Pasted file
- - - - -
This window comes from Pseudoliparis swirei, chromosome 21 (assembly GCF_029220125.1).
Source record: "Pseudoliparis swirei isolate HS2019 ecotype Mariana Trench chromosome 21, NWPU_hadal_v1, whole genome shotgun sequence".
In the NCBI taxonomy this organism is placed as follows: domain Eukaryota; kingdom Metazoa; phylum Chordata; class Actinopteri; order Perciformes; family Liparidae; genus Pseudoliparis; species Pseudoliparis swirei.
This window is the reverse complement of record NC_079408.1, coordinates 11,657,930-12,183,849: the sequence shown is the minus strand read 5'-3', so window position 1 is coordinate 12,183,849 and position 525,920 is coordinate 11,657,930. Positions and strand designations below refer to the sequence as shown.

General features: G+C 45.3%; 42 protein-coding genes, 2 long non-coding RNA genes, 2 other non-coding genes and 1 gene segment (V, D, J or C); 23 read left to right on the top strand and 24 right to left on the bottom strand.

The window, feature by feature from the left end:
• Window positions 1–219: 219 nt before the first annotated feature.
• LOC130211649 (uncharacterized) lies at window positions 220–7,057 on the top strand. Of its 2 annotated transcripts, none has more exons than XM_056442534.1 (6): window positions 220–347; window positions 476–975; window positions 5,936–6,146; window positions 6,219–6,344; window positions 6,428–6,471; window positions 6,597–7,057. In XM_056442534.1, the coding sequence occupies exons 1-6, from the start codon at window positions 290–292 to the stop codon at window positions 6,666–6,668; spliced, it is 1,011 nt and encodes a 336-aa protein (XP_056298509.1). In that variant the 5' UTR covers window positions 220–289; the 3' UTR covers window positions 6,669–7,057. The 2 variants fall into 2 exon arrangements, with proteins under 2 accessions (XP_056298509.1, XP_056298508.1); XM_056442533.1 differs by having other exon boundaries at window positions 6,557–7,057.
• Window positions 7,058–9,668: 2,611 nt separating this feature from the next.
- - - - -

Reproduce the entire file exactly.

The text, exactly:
This window comes from Pseudoliparis swirei, chromosome 21 (assembly GCF_029220125.1).
Source record: "Pseudoliparis swirei isolate HS2019 ecotype Mariana Trench chromosome 21, NWPU_hadal_v1, whole genome shotgun sequence".
In the NCBI taxonomy this organism is placed as follows: domain Eukaryota; kingdom Metazoa; phylum Chordata; class Actinopteri; order Perciformes; family Liparidae; genus Pseudoliparis; species Pseudoliparis swirei.
This window is the reverse complement of record NC_079408.1, coordinates 11,657,930-12,183,849: the sequence shown is the minus strand read 5'-3', so window position 1 is coordinate 12,183,849 and position 525,920 is coordinate 11,657,930. Positions and strand designations below refer to the sequence as shown.

General features: G+C 45.3%; 42 protein-coding genes, 2 long non-coding RNA genes, 2 other non-coding genes and 1 gene segment (V, D, J or C); 23 read left to right on the top strand and 24 right to left on the bottom strand.

The window, feature by feature from the left end:
• Window positions 1–219: 219 nt before the first annotated feature.
• LOC130211649 (uncharacterized) lies at window positions 220–7,057 on the top strand. Of its 2 annotated transcripts, none has more exons than XM_056442534.1 (6): window positions 220–347; window positions 476–975; window positions 5,936–6,146; window positions 6,219–6,344; window positions 6,428–6,471; window positions 6,597–7,057. In XM_056442534.1, the coding sequence occupies exons 1-6, from the start codon at window positions 290–292 to the stop codon at window positions 6,666–6,668; spliced, it is 1,011 nt and encodes a 336-aa protein (XP_056298509.1). In that variant the 5' UTR covers window positions 220–289; the 3' UTR covers window positions 6,669–7,057. The 2 variants fall into 2 exon arrangements, with proteins under 2 accessions (XP_056298509.1, XP_056298508.1); XM_056442533.1 differs by having other exon boundaries at window positions 6,557–7,057.
• Window positions 7,058–9,668: 2,611 nt separating this feature from the next.